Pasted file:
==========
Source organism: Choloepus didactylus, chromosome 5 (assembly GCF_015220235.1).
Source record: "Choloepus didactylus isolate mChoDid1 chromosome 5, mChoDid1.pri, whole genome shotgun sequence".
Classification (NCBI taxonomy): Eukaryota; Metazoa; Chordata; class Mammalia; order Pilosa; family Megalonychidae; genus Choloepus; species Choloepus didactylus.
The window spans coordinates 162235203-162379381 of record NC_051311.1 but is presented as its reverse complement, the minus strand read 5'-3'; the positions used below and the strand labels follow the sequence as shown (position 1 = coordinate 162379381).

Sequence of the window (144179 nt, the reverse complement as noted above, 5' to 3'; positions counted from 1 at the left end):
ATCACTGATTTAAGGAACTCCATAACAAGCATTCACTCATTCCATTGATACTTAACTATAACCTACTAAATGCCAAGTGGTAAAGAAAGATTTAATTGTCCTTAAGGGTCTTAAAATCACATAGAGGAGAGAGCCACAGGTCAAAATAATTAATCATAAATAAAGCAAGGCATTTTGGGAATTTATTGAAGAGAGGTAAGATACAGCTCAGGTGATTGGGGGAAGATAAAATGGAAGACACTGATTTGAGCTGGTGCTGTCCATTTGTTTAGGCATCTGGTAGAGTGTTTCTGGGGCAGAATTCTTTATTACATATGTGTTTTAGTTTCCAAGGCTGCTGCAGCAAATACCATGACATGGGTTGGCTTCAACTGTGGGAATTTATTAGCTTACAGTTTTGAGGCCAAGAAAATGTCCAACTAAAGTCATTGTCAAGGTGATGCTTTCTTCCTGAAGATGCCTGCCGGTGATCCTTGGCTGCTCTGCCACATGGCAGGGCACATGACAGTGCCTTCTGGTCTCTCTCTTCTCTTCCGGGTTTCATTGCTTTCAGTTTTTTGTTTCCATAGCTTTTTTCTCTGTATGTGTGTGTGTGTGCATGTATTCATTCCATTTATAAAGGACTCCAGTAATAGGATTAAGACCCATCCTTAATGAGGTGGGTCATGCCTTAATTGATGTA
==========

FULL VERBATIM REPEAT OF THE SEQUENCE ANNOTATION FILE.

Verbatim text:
Source organism: Choloepus didactylus, chromosome 5 (assembly GCF_015220235.1).
Source record: "Choloepus didactylus isolate mChoDid1 chromosome 5, mChoDid1.pri, whole genome shotgun sequence".
Classification (NCBI taxonomy): Eukaryota; Metazoa; Chordata; class Mammalia; order Pilosa; family Megalonychidae; genus Choloepus; species Choloepus didactylus.
The window spans coordinates 162235203-162379381 of record NC_051311.1 but is presented as its reverse complement, the minus strand read 5'-3'; the positions used below and the strand labels follow the sequence as shown (position 1 = coordinate 162379381).

Sequence of the window (144179 nt, the reverse complement as noted above, 5' to 3'; positions counted from 1 at the left end):
ATCACTGATTTAAGGAACTCCATAACAAGCATTCACTCATTCCATTGATACTTAACTATAACCTACTAAATGCCAAGTGGTAAAGAAAGATTTAATTGTCCTTAAGGGTCTTAAAATCACATAGAGGAGAGAGCCACAGGTCAAAATAATTAATCATAAATAAAGCAAGGCATTTTGGGAATTTATTGAAGAGAGGTAAGATACAGCTCAGGTGATTGGGGGAAGATAAAATGGAAGACACTGATTTGAGCTGGTGCTGTCCATTTGTTTAGGCATCTGGTAGAGTGTTTCTGGGGCAGAATTCTTTATTACATATGTGTTTTAGTTTCCAAGGCTGCTGCAGCAAATACCATGACATGGGTTGGCTTCAACTGTGGGAATTTATTAGCTTACAGTTTTGAGGCCAAGAAAATGTCCAACTAAAGTCATTGTCAAGGTGATGCTTTCTTCCTGAAGATGCCTGCCGGTGATCCTTGGCTGCTCTGCCACATGGCAGGGCACATGACAGTGCCTTCTGGTCTCTCTCTTCTCTTCCGGGTTTCATTGCTTTCAGTTTTTTGTTTCCATAGCTTTTTTCTCTGTATGTGTGTGTGTGTGCATGTATTCATTCCATTTATAAAGGACTCCAGTAATAGGATTAAGACCCATCCTTAATGAGGTGGGTCATGCCTTAATTGATGTA